Keller@Large wonders if Sen. Elizabeth Warren’s uncertain future (2020 or not 2020?) is hampering her legislative efforts in draw no bipartisan supports for her bills.


At separate sessions last week at Emerson College, US Rep. Michael Capuano and his Democratic primary challenger, Ayanna Pressley, showcased a theme that emerged as soon as Pressley announced her insurgent bid: They largely agree on the big issues of the day. (Boston Globe)


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Lowell High School, which once had a dropout rate twice as big as the state average, is now below the state average. (Lowell Sun)

Attorney General Maura Healey says her office will examine the abrupt closure of Mt. Ida College in Newton, which has been absorbed by the University of Massachusetts Amherst. (Boston Globe)

Richard Doherty of the Association for Independent Colleges and Universities in Massachusetts says Congress is leading the way on financial aid. (CommonWealth)


State officials at the last minute eased price restrictions on the massive Beth Israel-Lahey merger. (CommonWealth)

The Department of Public Health says it does not have the power to prevent Steward Health Care from closing the maternity ward at Taunton’s Morton Hospital. (Taunton Gazette)

Changing the equation: A addiction treatment startup focuses on long-term outcomes in a business that often claims unwarranted success based on patients completing a one-month treatment program. (Boston Globe)

Deni Carise of Recovery Centers of America offers a way to deal with the opioid epidemic — eliminate the stigma, treat the person. (CommonWealth)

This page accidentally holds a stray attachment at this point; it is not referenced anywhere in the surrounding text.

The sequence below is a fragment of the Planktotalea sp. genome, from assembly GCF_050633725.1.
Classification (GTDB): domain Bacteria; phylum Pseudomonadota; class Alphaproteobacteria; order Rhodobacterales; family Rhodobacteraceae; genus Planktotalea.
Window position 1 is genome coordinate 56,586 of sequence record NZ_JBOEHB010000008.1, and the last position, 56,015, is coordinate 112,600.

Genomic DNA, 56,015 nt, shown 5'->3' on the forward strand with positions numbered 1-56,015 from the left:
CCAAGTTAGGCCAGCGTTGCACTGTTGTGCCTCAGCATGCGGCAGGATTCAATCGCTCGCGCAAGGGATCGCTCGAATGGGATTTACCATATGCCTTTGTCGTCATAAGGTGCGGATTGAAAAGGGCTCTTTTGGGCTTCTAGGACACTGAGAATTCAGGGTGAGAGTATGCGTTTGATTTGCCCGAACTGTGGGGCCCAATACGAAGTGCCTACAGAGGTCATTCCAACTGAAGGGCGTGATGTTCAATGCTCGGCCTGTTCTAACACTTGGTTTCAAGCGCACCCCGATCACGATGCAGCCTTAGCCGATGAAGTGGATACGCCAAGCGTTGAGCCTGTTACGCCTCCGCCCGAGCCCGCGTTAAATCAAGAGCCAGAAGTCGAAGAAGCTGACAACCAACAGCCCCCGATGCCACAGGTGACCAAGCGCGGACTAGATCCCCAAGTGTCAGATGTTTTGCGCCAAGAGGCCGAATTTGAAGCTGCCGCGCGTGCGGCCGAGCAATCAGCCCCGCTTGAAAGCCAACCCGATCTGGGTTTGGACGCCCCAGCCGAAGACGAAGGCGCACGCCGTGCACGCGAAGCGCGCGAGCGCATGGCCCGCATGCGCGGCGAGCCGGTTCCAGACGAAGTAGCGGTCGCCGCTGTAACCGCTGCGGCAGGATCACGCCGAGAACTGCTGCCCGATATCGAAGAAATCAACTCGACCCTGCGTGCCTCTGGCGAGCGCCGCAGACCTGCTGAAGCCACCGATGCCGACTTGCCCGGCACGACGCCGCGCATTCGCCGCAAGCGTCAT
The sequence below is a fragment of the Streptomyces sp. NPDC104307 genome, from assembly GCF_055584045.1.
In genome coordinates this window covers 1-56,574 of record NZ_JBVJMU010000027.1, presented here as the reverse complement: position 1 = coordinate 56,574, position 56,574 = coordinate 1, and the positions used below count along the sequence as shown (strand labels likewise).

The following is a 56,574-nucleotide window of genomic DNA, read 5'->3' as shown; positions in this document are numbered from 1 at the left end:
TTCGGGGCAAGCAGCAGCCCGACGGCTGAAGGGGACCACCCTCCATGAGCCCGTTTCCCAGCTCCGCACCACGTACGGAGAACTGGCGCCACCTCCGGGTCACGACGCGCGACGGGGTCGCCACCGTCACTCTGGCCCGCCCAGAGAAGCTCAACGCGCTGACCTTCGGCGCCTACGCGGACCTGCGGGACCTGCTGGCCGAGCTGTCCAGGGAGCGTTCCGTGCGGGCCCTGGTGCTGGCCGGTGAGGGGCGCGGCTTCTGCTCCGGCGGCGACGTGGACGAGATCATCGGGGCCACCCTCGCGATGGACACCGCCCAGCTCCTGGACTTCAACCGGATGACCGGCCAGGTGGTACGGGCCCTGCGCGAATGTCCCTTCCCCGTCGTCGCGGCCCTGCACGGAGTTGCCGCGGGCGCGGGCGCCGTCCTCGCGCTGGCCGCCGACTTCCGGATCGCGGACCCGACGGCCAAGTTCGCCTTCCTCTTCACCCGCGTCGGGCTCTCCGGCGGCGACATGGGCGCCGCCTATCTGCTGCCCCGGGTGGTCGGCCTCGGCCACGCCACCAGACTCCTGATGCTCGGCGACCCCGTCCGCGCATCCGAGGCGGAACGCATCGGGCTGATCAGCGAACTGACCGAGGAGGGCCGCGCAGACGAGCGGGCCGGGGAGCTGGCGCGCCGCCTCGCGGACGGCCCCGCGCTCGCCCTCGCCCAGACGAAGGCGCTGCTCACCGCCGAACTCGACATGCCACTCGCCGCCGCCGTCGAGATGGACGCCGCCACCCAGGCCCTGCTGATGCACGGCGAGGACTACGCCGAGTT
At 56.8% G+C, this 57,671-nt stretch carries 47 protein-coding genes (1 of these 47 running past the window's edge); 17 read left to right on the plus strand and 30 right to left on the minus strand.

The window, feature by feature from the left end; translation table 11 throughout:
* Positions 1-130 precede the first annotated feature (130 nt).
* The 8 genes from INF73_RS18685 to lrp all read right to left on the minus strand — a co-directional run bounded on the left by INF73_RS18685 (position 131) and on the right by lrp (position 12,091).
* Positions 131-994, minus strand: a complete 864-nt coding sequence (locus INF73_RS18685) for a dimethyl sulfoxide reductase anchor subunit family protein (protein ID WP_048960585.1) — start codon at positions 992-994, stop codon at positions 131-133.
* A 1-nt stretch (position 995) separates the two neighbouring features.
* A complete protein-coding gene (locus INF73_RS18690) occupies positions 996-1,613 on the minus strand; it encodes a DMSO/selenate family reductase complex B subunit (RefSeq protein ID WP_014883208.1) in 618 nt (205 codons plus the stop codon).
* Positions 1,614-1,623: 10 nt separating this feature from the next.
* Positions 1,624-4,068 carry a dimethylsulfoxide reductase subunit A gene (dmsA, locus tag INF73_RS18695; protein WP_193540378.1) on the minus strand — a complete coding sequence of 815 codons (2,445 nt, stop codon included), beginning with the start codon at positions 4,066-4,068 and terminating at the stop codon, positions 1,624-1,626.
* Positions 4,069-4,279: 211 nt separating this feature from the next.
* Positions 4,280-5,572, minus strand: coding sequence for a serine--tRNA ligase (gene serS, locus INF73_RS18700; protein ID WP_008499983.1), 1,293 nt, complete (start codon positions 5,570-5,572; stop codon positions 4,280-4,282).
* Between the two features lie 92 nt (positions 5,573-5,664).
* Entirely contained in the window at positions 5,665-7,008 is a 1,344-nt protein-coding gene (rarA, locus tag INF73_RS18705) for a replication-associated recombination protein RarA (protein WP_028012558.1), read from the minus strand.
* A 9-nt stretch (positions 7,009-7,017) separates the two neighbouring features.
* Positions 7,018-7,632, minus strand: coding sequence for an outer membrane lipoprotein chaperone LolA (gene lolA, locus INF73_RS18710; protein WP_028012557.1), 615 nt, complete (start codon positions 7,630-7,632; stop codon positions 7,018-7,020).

The MBTA and Keolis launch a first-of-its-kind advertising campaign to attract leisure travelers and reverse commuters. (CommonWealth)

It turns out the former operator of the MBTA commuter rail system was aware of the horrific driving record of the son of a Boston judge, which included twice having his license suspended for drunken driving, when it hired him to be a locomotive engineer. (Boston Globe)

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The Cape Cod Times launches an editorial series on the trashing of the Cape along with the rest of the state, saying litter is overwhelming the efforts to clean up the roads and highways.

Paul Lipke of Health Care Without Harm says hospitals are leading the way on climate resiliency. (CommonWealth)


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A Wareham drug dealer was sentenced to six to eight years in prison after he was convicted of manslaughter for selling heroin to a 25-year-old woman who overdosed. (The Enterprise)

Bernard Sigh, brother-in-law of former governor Deval Patrick, was arrested in Milton Friday for allegedly violating an abuse prevention order. (Patriot Ledger)